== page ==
Bull-Aussie Dog Breed Information – All You Need To Know

Bull Aussie Dog Breed Information All You Need To KnowThe Bull-Aussie is what you would call a happy-go-lucky breed, with the looks to back up its attitude. It has a smile plastered on its face and a sparkling lovable life shining in its eyes. It loves cuddling and listening to its friends while they speak. It’s an understanding and wise breed, which will comfort you when you are feeling down. To learn more about this breed, read on with us. We can guarantee that by the end, you’ll be in love with this breed as much as us.

Bull-Aussie History

The Bull Aussie is thought to have had originated in the 1990s in the United States. It has the Australian Shepherd and the Bulldog as its two illustrious parents. The Bulldog was first recorded in the 1500s. This breed also went by the names of English Bulldog or the British Bulldog. It was famous for its strength and dexterity. This was the sole reason why this breed was put to the test in bloody sports like Bull baiting. After all of these sports became illegal in the 1800s, this breed became tamer and more people-friendly.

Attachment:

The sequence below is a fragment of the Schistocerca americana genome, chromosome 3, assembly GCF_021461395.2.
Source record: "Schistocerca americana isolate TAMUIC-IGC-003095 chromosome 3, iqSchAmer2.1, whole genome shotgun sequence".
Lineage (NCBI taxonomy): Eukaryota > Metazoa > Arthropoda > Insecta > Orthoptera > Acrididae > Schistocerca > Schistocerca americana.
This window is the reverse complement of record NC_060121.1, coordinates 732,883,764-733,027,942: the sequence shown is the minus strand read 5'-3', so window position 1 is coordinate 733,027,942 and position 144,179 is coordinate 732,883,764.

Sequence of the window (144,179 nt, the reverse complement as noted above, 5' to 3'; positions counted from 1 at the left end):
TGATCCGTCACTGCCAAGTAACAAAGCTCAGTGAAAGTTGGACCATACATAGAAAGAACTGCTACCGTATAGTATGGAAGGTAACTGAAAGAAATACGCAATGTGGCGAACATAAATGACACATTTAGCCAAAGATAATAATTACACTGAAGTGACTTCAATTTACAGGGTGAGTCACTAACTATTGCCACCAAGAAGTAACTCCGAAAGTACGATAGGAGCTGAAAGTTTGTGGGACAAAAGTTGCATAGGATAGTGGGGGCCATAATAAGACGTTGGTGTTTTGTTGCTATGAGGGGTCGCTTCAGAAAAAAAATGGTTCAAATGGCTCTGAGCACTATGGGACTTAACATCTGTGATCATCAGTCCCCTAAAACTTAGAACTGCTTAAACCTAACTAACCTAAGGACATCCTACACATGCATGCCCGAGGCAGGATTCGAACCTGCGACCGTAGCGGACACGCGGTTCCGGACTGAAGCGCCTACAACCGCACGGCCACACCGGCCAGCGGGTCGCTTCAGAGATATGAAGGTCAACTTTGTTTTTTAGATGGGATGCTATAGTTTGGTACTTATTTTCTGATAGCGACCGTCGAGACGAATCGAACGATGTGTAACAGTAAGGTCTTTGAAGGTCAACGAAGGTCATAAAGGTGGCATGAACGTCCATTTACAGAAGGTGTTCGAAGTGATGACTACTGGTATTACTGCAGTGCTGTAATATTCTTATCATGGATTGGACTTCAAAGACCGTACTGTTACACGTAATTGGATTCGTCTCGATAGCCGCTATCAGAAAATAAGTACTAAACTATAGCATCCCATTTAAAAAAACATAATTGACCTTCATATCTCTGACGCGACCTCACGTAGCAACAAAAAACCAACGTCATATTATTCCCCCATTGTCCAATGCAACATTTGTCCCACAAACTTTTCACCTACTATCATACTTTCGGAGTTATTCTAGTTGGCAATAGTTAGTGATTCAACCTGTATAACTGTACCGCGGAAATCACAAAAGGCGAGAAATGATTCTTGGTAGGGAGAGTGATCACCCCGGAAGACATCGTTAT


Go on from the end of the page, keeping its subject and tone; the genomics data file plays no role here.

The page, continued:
The second parent, the Australian shepherd, is thought to belong to the Pyrenees Mountains. This breed was primarily used by farmers of the areas for different purposes, mainly as herding dogs. They were brought to the states in the 1800s by Australian framers. The breed received a major boost in its popularity at the mid of the 19th century. They were used as performing dogs, rescue dogs, and farm dogs by then. The AKC accepted the breed in 1991.

Bull-Aussie Characteristics

The Bull-Aussie will be a medium to large-sized breed with a muscular body. The body of this breed is built to withstand a host of impacts and different environments. The head of this breed will be broad and large, like the Bulldog. The coat of this breed will be dense and short, preferably a combination of both parents’ coats. This breed will have folded ears and large eyes that may be blue or brown in color.

How Big do Bull-Aussie Get